Networking as a way to employment

Making time for a networking event in your field can be well worth the effort. There is a monthly breakfast in the Irish Consulate on Park Avenue where you can rub shoulders (and hand out resumes) with some of the most successful Irish people in the city. This is really an opportunity you can’t afford to miss, as you may never get an interview with these people through a conventional route. Similarly, you’ll find some very important people at the networking events run by Irish Network NYC , New York Digital Irish, the Irish International Business Network and The American Ireland Fund Young Leaders group.

If you want to stay out of the Irish zone but don’t know where to start networking, there is a great website called Meet Up in New York which posts regular events happening across all kinds of professional fields.

If you want to go all out, it’s not unusual to print out business cards with a link to your LinkedIn profile on them. These are less clunky and harder to lose for the recipients you hand them to compared with an A4 resume.

Filmmaker Diarmuid Hayes insists on networking as a vital tool to finding work in New York: “You need to be a bit shameless about networking at first. Email people, ask to meet them for coffee, ask them directly to keep an eye out for anything that comes up and then email them again a few weeks later.”

Cost of living – can you afford to live on that intern wage?

Before you accept a job, one thing you really need to do is calculate your living expenses. On the lower end of the scale (unless you are willing to share), rooms in the less popular parts of Brooklyn, Queens and the Bronx are about $650 per month with that increasing right up to about $1,100 for nicer apartments.

Let’s call your rent $850, approximately. You need a monthly subway card ($116.50), groceries every week ($50 per week, even if you are a vegetarian), phone ($40 per month at a minimum), utilities (averaging around $60 per month), laundry—there are no domestic washing machines anywhere in NY—($7 per week) and let’s say $100 per week to cover any “socializing” you want to do. That means you need around $1700 every month before you even think about buying an umbrella, a winter jacket or booking that trip to Boston!

A lot of internships that are “paid” only offer stipends of $1500 - $2000 per month so you really need to ensure that you have extra savings to tide you over while you are here or figure out ways to be thrifty.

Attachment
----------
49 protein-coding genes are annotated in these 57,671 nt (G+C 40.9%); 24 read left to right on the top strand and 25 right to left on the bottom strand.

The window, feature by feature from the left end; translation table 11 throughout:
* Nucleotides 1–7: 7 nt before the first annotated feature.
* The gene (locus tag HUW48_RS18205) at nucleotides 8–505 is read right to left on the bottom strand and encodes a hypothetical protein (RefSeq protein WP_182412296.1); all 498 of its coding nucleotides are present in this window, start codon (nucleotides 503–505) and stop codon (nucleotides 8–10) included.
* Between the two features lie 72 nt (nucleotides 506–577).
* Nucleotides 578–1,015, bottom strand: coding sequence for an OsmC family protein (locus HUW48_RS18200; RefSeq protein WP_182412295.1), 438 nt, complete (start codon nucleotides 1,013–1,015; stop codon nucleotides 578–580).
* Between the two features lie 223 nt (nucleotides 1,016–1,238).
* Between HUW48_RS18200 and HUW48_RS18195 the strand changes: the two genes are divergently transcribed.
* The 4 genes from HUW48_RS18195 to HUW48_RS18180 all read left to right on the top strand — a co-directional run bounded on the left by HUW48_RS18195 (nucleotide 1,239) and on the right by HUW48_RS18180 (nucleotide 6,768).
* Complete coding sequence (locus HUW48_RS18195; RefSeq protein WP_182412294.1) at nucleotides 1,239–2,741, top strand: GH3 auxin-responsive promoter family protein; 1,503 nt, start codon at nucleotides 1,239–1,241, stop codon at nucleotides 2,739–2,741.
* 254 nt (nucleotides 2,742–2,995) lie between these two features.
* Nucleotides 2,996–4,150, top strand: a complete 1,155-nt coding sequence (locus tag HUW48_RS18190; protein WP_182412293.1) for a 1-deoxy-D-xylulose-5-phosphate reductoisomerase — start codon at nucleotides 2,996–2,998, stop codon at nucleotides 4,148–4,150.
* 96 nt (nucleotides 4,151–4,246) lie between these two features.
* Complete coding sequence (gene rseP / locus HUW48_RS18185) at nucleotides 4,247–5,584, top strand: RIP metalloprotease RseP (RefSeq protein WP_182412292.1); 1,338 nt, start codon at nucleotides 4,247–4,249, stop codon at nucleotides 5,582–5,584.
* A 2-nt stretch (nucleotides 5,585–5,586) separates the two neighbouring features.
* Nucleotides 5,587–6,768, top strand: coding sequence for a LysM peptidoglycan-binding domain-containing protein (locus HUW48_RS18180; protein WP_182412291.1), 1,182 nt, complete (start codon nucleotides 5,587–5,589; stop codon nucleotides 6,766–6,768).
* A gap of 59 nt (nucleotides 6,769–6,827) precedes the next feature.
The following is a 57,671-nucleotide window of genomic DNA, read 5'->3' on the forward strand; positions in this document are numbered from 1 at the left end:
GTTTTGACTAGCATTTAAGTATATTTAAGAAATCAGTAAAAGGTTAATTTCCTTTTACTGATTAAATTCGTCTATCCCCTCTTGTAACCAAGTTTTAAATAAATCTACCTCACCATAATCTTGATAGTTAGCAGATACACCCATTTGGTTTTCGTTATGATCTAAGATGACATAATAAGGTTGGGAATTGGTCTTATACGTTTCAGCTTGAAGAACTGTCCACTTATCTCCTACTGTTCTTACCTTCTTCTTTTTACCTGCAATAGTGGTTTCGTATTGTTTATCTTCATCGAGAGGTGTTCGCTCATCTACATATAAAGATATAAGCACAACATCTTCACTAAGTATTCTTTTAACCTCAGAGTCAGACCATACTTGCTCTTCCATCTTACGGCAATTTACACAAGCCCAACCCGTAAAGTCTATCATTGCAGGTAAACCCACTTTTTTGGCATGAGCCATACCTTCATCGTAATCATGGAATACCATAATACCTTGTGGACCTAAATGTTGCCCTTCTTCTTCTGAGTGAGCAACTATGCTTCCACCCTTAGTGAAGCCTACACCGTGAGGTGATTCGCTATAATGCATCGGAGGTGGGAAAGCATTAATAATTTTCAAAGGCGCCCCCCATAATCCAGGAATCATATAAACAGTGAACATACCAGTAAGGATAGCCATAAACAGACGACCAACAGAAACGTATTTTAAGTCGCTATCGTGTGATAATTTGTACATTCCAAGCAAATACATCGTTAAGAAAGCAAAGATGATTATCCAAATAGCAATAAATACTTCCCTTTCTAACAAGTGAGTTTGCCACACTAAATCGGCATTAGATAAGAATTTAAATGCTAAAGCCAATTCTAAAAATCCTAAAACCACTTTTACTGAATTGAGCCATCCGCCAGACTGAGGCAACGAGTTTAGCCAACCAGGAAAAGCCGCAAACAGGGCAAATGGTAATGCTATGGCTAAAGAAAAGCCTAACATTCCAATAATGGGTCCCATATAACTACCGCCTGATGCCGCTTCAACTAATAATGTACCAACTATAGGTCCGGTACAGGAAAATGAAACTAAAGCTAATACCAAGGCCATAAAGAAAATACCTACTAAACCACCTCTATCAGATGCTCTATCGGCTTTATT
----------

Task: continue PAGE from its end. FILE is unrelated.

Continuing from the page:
Work life is very, very different to Ireland

If you’ve been fortunate enough to work in corporate Ireland before you move to the US, you have been virtually spoiled in your work experience. American workplaces have little sympathy for your personal life. Annual leave in the US averages at 10 measly days and in many cases,this can include your sick leave also (this is evident in people’s dramatic and disgusted reactions to you sneezing near them in the subway, they literally can’t afford to get sick).

All of our J-1 series contributors noted how little annual leave was offered (none in some cases – visual merchandiser, Helena King) and how long the US work day can be. 9-5 is more of a recommendation than it is a practice, “New Yorkers are superhuman workaholics, everyone is available on email 24/7, you cannot be ‘uncontactable’” observes Laura Meehan on the US work culture.

One of the real downsides about having such little holidays while you are working is that you may get to see much less of the country than initially expected. If possible, save a $1000 and go to visit a couple of cities during your 30-day grace period before you voyage back across the Atlantic.

Experience of a lifetime

However expensive, cold and personal-life-unfriendly New York may be, not one person seems to regret leaving the homeland. No life decision will ever seem as large again after you’ve successfully transported yourself across an ocean and carved out the beginnings of your career.

No amount of reading can open your mind like living in a community alongside every other culture on the planet. As media intern Clara Reddan puts it, “The fact that I was able to secure two internships by myself gives me huge confidence in myself and my abilities. It has taught me to be brave and make decisions even when the outcome is scary and unknown”.

Who would turn down the chance at a life lesson like that?

Up next week: What to do if you want to stay in the US after the J-1 visa.